• If possible, wear shower shoes, sandals or flip flops when going to public areas
  • Before going to bed, try to thoroughly dry your feet
  • NEVER share shoes and sandals with others
  • Avoid injury to nails, nail beds, and nail plates

If you do suspect a fungal nail infection has taken hold, then book in to see your local podiatrist. Over-the-counter solutions are not particularly effective and you may well need a more sophisticated treatment such as state-of-the-art Lunula Laser.

Symptoms of nail fungus:

  • Thickened nails
  • Crumbly or brittle nails
  • Nail distorted in shape or separated
  • Nail with no lustre or shine
  • White, yellow or brown coloured nail

glast wet 1How does it work? Unlike conventional solutions, the Lunula Low Level Laser is the first treatment to tackle the root cause of nail fungus – not just the symptoms. Known as the ‘COLD’ laser – this new device does not rely on heat to treat, instead utilises two light wavelengths, 635nm and 405nm, to tackle differing cell membranes.

Have a fabulous time – if nothing else, keep your feet happy by avoiding walking barefoot around the venue, and let’s hope you will all be basking in sunshine. (I’ll save my sunscreen lecture for next year!)

Groundbreaking ‘cold’ laser battling locker room foot fungus (onychomycosis). 2013 has already seen a dramatic increase in number of cases – possibly due to record breaking wet weather

Athletes beware, silent and unsightly, fungal spores lurk in dark, damp, warm places, waiting to get a hold through chapped or cut skin

trainers in rainLatest, technological advance in laser therapy produces a device that delivers light waves directly to the cause of the infection, killing spores and yet is PAIN FREE – truly revolutionary.

Until now, treatments for fungal nail infections have been rather hit and miss, with oral medication causing side effects, topical treatments unable to penetrate the nail bed and surgical options limited to complete removal of the nail. The PinPointe Foot Laser proved a useful (but quite uncomfortable) remedy. In 2012, the Rolls Royce of foot lasers launched – the ‘cold’ laser or Lunula Low Level Laser – and is now in the UK, revolutionising fungal treatments. Not only PAIN FREE, this innovative technology tackles the underlying cause of the infection, rather than just the symptoms.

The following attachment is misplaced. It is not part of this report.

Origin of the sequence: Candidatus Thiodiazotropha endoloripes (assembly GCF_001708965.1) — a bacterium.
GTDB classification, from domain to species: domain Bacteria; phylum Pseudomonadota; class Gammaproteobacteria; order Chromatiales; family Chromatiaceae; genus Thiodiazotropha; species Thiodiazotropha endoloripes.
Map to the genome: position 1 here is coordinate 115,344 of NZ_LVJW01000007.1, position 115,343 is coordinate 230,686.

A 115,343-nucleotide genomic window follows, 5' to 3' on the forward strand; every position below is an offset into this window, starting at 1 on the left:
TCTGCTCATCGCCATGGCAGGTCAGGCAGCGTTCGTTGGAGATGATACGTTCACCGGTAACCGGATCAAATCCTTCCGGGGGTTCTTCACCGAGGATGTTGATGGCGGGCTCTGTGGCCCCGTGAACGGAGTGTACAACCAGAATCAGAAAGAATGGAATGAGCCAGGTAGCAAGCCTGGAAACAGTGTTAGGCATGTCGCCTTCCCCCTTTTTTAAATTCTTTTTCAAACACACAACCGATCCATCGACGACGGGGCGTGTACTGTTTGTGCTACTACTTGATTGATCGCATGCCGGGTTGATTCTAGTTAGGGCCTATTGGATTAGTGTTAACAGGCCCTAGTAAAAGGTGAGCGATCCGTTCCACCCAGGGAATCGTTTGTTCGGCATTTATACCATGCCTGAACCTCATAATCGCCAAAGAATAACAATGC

Laser specialist podiatrist, Mrs Martine Abrahams of the London Nail Laser Clinic, owner of the first UK ‘cold’ laser: “We have always seen a steady number of athletes seek us out for fungal treatments, but for the last 2 months, we have seen a 40% increase on last year. The condition is both unpleasant and unsightly and will not disappear on its own. This surge has to be explained by the horrendous weather we have had to tolerate this winter.”

Fungal spores find their way in via an impaired nail seal and thrive in the damp, dark conditions found in an unventilated shoe or trainer. Add other factors to the mix such as dirty nail cutting equipment, smoking, poor foot hygiene, exercise trauma, ill-fitting footwear and medical conditions such as diabetes or psoriasis, and a rip-roaring infection can result.

Symptoms of nail fungus:
• Thickened nails
• Crumbly or brittle nails
• Nail distorted in shape or separated
• Nail with no lustre or shine
• White, yellow or brown coloured nail

How does it work? Unlike conventional solutions, the Lunula Low Level Laser is the first treatment to tackle the root cause of nail fungus – not just the symptoms. Known as the ‘COLD’ laser – this new device does not rely on heat to treat, instead utilises two light wavelengths, 635nm and 405nm, to tackle differing cell membranes. The light is passed over the whole foot, which has a four-fold benefit:
1. stimulates and improves nail bed blood supply (great news for diabetic patients)
2. improves immune response
3. breaks down the fungal cells walls by disturbing their oxygen content, killing spores
4. it has also been seen to improve Athlete’s Foot

The London Nail Laser Clinic opened in 2009 by husband and wife podiatrist team, Martine and Michael Abrahams. With more than 30 years combined experience, the Abrahams’ have become widely accepted amongst peers as experts in laser foot therapies. UK pioneers of the PinPointe Foot Laser, Martine and Michael recognised the improved benefits offered by the Lunula Laser system, and were the first to bring it to the UK in the autumn of 2012. With only two systems in the UK, the London Nail Laser Clinic is well positioned to become the centre of excellence for all foot related issues.

Mail On Sunday foot feature with expert comment from leading podiatrist Martine Abrahams

Don’t be a FLIP FLOP.
Are your feet fit for summer? It’s time to treat your tootsies says Zoe Griffin in today’s Mail on Sunday
Martine comments on state-of-the-art treatments for nail fungus…Lunula Laser therapy